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25 SEP 2019

Jeremy Corbyn's speech: Ambitious, bold, and repeated

There was a sense of deja-vu in Jeremy Corbyn's leader's speech; with echoes of statements we heard at last year's Labour conference in Liverpool: Brexit, housing, nationalisation and electioneering.

A year is a [very] long time in politics; but it seems that not a lot has changed in the last 365 days. The key issues are now carried over to 2019; with a continuing lack of detail on built environment proposals. Labour should have added more meat on the bones of their bold policies announced over the last year.

The key difference of this year's speech, however, was the bringing forward of the timing by a day, following the ruling on the government prorogation, therefore, using the opportunity to challenge the PM and lay out domestic priorities.

In last year's speech, we heard great ambitions for the domestic built environment agenda, but RICS was disappointed with the lack of detail in Labour proposals.

The proposals, as in most announcements this year had great ambition, but no detail. Corbyn's well-versed agenda of nationalised utilities – water, rail and the national grid – was green-lighted, and the conference delegation was informed that a future labour government would steer significant capital investment into the built environment; to the sum of £250bn into upgrading transport, energy and broadband infrastructure. A bold and ambitious investment which is very much needed to counter the infrastructure deficit in the UK. Whether these infrastructure projects would be nationalised or not, it would be prudent of a future labour government to consider the development, maintenance and whole-life costings of infrastructure projects, and how the International Construction Management Standard, 2nd Edition, should be used to approximately assesses the optimum construction cost of design and whole life-cycle costings for sustainable infrastructure.

Aside from domestic issues analysed below, Brexit was key; with the Labour leader clarifying their approach: if elected, to secure a deal with the EU, then take it back for a public vote. Certainly, one approach to take as a means to balance both sides of the debate within the party's membership and public.

Housing

Jeremy Corbyn spoke of the need to stand up for tenants and start the largest council house building programme in a generation. However, as the chancellor only spoke of one user group of private rented tenure, the lack of detail on achieving their ambitious build targets makes it hard to see a genuine change for housing supply and conditions. Standards are the only way to improve private tenant conditions, not rental caps, eviction changes or tenure lengths. If Labour truly care for tenants, they will look to adopt minimum standards for all who rent a property whether agent or private landlord.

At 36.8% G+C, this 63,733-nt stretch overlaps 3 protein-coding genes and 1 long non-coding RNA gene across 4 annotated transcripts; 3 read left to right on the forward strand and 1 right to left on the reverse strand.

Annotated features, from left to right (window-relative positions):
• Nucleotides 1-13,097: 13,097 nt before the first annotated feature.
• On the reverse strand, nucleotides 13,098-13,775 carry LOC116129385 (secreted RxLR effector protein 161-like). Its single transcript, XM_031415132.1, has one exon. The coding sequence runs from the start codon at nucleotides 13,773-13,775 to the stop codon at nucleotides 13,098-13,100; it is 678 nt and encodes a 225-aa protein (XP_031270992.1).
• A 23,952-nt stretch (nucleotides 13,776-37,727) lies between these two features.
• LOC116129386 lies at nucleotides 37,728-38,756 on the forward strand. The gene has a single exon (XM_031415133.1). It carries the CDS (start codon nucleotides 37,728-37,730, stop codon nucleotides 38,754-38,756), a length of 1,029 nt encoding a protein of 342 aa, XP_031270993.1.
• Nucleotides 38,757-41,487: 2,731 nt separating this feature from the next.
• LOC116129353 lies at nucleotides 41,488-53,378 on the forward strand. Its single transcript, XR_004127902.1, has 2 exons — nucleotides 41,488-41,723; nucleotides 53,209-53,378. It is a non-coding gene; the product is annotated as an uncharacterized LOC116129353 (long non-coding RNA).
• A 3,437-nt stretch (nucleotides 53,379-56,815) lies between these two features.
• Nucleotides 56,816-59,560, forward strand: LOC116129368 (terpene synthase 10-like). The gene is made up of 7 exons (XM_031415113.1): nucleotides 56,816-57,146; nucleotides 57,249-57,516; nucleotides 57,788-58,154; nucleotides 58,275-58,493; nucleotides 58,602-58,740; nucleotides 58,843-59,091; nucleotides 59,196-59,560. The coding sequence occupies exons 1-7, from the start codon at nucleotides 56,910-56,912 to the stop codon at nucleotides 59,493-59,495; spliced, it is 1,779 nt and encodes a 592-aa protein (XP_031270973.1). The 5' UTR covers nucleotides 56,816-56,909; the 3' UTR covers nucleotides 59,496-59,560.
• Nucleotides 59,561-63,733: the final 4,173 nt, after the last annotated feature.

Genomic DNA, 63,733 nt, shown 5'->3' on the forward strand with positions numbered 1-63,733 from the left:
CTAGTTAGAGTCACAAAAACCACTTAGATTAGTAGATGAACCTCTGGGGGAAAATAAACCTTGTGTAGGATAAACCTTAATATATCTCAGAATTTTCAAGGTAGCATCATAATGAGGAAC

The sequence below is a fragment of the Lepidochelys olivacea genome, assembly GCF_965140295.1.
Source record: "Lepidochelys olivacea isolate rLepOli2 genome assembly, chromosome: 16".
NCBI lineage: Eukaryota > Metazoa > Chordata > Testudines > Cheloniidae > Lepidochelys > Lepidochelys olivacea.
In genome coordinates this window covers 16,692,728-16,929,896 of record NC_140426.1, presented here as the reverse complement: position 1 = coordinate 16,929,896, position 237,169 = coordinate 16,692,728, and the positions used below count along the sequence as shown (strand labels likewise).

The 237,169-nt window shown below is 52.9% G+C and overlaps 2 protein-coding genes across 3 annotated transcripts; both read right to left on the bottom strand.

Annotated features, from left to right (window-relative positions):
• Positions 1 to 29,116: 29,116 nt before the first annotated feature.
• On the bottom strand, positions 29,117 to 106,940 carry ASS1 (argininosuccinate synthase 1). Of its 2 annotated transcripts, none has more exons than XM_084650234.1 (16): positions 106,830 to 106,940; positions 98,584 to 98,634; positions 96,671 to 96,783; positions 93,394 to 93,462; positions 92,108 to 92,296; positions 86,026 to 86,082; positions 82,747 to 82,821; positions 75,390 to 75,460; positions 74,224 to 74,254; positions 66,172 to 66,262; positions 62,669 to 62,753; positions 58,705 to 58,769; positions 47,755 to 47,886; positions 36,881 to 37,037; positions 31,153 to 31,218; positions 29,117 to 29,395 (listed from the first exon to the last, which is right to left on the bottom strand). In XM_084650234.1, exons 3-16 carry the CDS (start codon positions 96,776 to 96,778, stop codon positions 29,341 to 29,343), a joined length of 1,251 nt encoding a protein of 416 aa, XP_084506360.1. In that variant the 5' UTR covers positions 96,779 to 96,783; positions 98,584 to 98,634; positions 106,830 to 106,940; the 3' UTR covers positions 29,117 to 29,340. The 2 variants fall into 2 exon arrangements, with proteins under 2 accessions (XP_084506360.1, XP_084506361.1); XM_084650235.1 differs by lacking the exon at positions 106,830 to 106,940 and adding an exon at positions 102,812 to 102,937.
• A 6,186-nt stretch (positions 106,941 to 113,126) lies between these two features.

Social housing must come from the social sector, RICS supports Labour's ambition for councils to start building again and to deliver social homes for those in need, but they must provide the details of how they will deliver it, including looking at alternative methods of delivery if it is not to be yet another arbitrary figure that isn't met.

Climate Change

Reducing carbon emissions to net-zero by 2050, or by the more ambitious target of 2030 was well debated at Labour conference, and this will require significant decarbonisation investment and upskilling. Given that over a third of carbon emissions are attributed to the built environment, industry needs to upskill in green building technologies, as well as using innovative solutions to re-imagine the fabric of our cities and infrastructure.

Government should adopt measures such as reducing, or providing a break, on VAT for home repairs, maintenance and improvement work to retrofit existing buildings, and they should champion global property measurement standards such as IPMS, to enable further and consistent carbon emissions reduction within the sector.

 

Cities and devolution

An investment in crossrail for the north is an exciting prospect; and chimes well with the recent government commitment to Metro Mayors and city devolution.

However, how this would work with, or includes, HS2, or differs from the government's north rail pledge, remains to be seen.

The government's approach to the devolution programme has been jaded for some time now, but should Labour lead the next government we would hope they would honour this investment in the knowledge that transport infrastructure, housing delivery, economic development, and investment decisions are better taken by local leaders rather than officials in Whitehall.

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